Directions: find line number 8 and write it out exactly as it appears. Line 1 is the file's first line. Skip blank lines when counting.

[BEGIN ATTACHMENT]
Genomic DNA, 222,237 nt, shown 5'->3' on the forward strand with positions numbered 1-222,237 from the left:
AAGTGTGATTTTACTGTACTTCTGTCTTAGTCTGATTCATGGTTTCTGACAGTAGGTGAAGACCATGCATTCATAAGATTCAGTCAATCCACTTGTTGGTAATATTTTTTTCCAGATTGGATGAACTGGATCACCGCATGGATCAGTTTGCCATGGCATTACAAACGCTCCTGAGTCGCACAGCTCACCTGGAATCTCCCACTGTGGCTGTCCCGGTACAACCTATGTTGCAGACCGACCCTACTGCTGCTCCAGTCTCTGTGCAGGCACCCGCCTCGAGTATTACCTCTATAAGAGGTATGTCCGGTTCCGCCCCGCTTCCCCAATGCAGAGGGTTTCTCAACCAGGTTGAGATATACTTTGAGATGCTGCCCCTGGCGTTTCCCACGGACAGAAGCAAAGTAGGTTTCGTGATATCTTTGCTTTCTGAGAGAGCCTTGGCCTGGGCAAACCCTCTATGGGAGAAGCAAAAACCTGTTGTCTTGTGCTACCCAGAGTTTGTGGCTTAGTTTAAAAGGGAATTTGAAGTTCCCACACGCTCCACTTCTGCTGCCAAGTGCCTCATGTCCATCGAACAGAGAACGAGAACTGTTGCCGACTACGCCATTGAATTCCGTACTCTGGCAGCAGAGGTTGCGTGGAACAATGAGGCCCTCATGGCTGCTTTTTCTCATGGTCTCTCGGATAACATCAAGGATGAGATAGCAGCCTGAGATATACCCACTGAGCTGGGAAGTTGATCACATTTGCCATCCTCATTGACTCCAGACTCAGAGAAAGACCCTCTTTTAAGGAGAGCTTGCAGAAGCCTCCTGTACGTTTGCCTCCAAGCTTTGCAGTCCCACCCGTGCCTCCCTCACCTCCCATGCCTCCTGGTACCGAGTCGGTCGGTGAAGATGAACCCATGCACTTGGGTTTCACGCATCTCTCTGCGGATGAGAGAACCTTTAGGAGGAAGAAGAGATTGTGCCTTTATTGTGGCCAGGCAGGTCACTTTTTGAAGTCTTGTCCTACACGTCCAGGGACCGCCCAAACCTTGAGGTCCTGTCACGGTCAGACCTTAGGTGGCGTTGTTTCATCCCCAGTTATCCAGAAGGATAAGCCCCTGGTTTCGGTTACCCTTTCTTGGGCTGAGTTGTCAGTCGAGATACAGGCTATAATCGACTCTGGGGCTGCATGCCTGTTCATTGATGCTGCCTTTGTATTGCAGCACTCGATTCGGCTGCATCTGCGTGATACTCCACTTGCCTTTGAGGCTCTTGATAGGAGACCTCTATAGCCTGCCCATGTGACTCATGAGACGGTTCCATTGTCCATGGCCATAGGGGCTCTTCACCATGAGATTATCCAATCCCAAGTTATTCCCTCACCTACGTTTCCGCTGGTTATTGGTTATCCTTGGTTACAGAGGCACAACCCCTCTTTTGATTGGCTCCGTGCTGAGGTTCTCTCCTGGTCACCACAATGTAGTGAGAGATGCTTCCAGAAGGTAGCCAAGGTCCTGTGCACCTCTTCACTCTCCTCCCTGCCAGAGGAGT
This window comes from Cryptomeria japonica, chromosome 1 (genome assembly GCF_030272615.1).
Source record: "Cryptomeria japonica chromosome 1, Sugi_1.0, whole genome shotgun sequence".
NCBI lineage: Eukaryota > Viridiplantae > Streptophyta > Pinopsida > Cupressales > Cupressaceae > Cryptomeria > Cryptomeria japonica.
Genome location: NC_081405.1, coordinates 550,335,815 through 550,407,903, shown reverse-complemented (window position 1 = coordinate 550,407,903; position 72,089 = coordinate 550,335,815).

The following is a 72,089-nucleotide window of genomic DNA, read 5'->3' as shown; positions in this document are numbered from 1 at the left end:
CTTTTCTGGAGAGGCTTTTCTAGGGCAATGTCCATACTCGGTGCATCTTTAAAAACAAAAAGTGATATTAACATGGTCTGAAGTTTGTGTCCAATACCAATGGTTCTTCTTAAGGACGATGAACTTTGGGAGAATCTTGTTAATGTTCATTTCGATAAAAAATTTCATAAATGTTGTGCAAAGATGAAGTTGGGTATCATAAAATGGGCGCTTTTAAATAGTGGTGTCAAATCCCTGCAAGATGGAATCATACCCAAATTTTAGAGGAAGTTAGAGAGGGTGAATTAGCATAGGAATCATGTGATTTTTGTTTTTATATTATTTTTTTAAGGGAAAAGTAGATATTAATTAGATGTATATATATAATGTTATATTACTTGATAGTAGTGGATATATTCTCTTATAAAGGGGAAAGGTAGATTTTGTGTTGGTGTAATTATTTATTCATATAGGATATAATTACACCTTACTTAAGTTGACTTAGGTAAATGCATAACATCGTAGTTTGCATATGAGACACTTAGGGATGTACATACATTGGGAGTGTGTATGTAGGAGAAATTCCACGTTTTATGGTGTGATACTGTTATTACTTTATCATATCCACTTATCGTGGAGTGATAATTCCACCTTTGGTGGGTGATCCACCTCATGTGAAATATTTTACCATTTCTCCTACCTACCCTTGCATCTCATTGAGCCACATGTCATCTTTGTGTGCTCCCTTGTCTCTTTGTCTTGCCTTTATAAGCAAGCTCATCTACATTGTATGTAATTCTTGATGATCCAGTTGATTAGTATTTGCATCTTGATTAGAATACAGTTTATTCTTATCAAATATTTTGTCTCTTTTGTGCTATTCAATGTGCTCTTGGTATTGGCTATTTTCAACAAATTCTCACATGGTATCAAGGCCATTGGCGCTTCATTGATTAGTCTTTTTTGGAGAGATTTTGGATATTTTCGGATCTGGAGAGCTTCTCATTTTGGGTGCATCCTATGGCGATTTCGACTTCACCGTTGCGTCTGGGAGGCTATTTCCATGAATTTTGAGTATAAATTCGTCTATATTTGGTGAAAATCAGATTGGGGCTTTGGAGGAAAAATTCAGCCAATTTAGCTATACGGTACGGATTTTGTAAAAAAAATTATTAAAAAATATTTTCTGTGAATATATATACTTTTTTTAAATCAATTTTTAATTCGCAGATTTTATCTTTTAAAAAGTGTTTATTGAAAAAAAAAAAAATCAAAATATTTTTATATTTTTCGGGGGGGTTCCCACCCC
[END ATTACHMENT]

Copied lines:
CTTTTCTGGAGAGGCTTTTCTAGGGCAATGTCCATACTCGGTGCATCTTTAAAAACAAAAAGTGATATTAACATGGTCTGAAGTTTGTGTCCAATACCAATGGTTCTTCTTAAGGACGATGAACTTTGGGAGAATCTTGTTAATGTTCATTTCGATAAAAAATTTCATAAATGTTGTGCAAAGATGAAGTTGGGTATCATAAAATGGGCGCTTTTAAATAGTGGTGTCAAATCCCTGCAAGATGGAATCATACCCAAATTTTAGAGGAAGTTAGAGAGGGTGAATTAGCATAGGAATCATGTGATTTTTGTTTTTATATTATTTTTTTAAGGGAAAAGTAGATATTAATTAGATGTATATATATAATGTTATATTACTTGATAGTAGTGGATATATTCTCTTATAAAGGGGAAAGGTAGATTTTGTGTTGGTGTAATTATTTATTCATATAGGATATAATTACACCTTACTTAAGTTGACTTAGGTAAATGCATAACATCGTAGTTTGCATATGAGACACTTAGGGATGTACATACATTGGGAGTGTGTATGTAGGAGAAATTCCACGTTTTATGGTGTGATACTGTTATTACTTTATCATATCCACTTATCGTGGAGTGATAATTCCACCTTTGGTGGGTGATCCACCTCATGTGAAATATTTTACCATTTCTCCTACCTACCCTTGCATCTCATTGAGCCACATGTCATCTTTGTGTGCTCCCTTGTCTCTTTGTCTTGCCTTTATAAGCAAGCTCATCTACATTGTATGTAATTCTTGATGATCCAGTTGATTAGTATTTGCATCTTGATTAGAATACAGTTTATTCTTATCAAATATTTTGTCTCTTTTGTGCTATTCAATGTGCTCTTGGTATTGGCTATTTTCAACAAATTCTCACATGGTATCAAGGCCATTGGCGCTTCATTGATTAGTCTTTTTTGGAGAGATTTTGGATATTTTCGGATCTGGAGAGCTTCTCATTTTGGGTGCATCCTATGGCGATTTCGACTTCACCGTTGCGTCTGGGAGGCTATTTCCATGAATTTTGAGTATAAATTCGTCTATATTTGGTGAAAATCAGATTGGGGCTTTGGAGGAAAAATTCAGCCAATTTAGCTATACGGTACGGATTTTGTAAAAAAAATTATTAAAAAATATTTTCTGTGAATATATATACTTTTTTTAAATCAATTTTTAATTCGCAGATTTTATCTTTTAAAAAGTGTTTATTGAAAAAAAAAAAAATCAAAATATTTTTATATTTTTCGGGGGGGTTCCCACCCC